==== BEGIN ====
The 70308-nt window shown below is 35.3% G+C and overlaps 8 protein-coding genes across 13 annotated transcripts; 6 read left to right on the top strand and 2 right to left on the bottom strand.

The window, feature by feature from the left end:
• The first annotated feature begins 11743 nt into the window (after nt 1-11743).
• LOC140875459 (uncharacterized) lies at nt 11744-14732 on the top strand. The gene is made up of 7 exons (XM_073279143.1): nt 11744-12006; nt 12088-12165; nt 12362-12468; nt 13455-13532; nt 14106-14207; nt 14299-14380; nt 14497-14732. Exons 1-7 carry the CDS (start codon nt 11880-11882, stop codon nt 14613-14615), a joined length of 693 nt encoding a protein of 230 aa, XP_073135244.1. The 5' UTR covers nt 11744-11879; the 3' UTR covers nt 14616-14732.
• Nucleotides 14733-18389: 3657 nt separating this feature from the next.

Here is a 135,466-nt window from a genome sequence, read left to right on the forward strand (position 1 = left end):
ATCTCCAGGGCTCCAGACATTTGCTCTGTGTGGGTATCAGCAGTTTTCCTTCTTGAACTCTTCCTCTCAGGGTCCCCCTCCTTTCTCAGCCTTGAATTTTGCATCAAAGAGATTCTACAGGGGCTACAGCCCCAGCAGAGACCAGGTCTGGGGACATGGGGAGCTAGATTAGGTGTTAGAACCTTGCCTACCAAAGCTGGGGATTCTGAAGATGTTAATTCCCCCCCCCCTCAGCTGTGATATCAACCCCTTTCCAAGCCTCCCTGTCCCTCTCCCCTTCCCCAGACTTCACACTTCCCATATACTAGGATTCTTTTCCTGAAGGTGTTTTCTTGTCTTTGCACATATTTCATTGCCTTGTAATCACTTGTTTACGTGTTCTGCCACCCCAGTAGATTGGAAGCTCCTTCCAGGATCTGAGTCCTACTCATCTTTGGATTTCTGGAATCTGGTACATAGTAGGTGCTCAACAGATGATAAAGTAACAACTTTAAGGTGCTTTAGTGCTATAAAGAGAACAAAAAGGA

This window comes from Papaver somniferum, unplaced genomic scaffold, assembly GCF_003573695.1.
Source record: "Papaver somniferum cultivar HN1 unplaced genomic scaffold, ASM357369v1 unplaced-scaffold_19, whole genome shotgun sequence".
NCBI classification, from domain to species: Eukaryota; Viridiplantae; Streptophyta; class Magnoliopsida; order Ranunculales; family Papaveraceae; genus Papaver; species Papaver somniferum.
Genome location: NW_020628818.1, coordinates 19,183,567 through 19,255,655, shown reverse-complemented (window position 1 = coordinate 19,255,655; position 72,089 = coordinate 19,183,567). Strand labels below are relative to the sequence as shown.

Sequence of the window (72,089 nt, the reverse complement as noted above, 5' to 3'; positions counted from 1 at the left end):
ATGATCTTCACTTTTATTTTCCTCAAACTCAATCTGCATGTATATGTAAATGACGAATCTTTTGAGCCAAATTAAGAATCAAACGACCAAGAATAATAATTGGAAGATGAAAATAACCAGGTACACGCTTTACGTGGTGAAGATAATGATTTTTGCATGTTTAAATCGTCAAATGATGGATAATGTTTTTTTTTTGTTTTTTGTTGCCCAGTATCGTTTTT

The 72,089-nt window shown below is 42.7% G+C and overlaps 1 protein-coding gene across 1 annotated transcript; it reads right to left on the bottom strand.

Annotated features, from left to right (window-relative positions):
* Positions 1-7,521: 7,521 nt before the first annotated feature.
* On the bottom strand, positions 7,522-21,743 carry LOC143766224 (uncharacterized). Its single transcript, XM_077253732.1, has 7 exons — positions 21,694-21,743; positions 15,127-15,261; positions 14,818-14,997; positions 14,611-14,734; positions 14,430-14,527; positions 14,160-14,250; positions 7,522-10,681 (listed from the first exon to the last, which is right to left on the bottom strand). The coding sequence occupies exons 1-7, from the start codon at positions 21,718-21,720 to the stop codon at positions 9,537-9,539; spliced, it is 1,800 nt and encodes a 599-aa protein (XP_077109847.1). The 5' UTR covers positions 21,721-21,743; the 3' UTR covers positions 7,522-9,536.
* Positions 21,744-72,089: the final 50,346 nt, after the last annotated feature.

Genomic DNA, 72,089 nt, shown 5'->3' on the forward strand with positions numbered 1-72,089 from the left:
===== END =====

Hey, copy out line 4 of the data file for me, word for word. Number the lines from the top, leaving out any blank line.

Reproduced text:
• LOC140875459 (uncharacterized) lies at nt 11744-14732 on the top strand. The gene is made up of 7 exons (XM_073279143.1): nt 11744-12006; nt 12088-12165; nt 12362-12468; nt 13455-13532; nt 14106-14207; nt 14299-14380; nt 14497-14732. Exons 1-7 carry the CDS (start codon nt 11880-11882, stop codon nt 14613-14615), a joined length of 693 nt encoding a protein of 230 aa, XP_073135244.1. The 5' UTR covers nt 11744-11879; the 3' UTR covers nt 14616-14732.